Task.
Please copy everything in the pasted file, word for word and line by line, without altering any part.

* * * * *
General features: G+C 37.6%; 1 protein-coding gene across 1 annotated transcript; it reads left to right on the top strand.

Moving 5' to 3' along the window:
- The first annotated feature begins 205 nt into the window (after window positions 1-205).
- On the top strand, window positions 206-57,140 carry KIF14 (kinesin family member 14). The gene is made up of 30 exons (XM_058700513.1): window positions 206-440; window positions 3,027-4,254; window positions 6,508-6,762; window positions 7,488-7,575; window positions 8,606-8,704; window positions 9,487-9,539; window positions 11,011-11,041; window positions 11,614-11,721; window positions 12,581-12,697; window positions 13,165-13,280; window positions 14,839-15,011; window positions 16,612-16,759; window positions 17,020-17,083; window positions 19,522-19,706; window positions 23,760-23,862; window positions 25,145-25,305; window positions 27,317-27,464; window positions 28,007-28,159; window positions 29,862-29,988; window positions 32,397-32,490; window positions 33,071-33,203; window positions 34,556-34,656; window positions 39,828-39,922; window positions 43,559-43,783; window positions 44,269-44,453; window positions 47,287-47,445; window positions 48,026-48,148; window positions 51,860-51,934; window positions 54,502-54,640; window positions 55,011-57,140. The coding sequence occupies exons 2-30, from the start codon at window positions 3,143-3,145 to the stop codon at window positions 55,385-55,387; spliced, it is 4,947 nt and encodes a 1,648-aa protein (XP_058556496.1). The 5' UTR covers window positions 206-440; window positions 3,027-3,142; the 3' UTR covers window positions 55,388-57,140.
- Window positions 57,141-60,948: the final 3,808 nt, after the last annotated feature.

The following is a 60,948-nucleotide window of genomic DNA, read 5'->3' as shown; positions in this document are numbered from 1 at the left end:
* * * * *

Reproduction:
General features: G+C 37.6%; 1 protein-coding gene across 1 annotated transcript; it reads left to right on the top strand.

Moving 5' to 3' along the window:
- The first annotated feature begins 205 nt into the window (after window positions 1-205).
- On the top strand, window positions 206-57,140 carry KIF14 (kinesin family member 14). The gene is made up of 30 exons (XM_058700513.1): window positions 206-440; window positions 3,027-4,254; window positions 6,508-6,762; window positions 7,488-7,575; window positions 8,606-8,704; window positions 9,487-9,539; window positions 11,011-11,041; window positions 11,614-11,721; window positions 12,581-12,697; window positions 13,165-13,280; window positions 14,839-15,011; window positions 16,612-16,759; window positions 17,020-17,083; window positions 19,522-19,706; window positions 23,760-23,862; window positions 25,145-25,305; window positions 27,317-27,464; window positions 28,007-28,159; window positions 29,862-29,988; window positions 32,397-32,490; window positions 33,071-33,203; window positions 34,556-34,656; window positions 39,828-39,922; window positions 43,559-43,783; window positions 44,269-44,453; window positions 47,287-47,445; window positions 48,026-48,148; window positions 51,860-51,934; window positions 54,502-54,640; window positions 55,011-57,140. The coding sequence occupies exons 2-30, from the start codon at window positions 3,143-3,145 to the stop codon at window positions 55,385-55,387; spliced, it is 4,947 nt and encodes a 1,648-aa protein (XP_058556496.1). The 5' UTR covers window positions 206-440; window positions 3,027-3,142; the 3' UTR covers window positions 55,388-57,140.
- Window positions 57,141-60,948: the final 3,808 nt, after the last annotated feature.

The following is a 60,948-nucleotide window of genomic DNA, read 5'->3' as shown; positions in this document are numbered from 1 at the left end: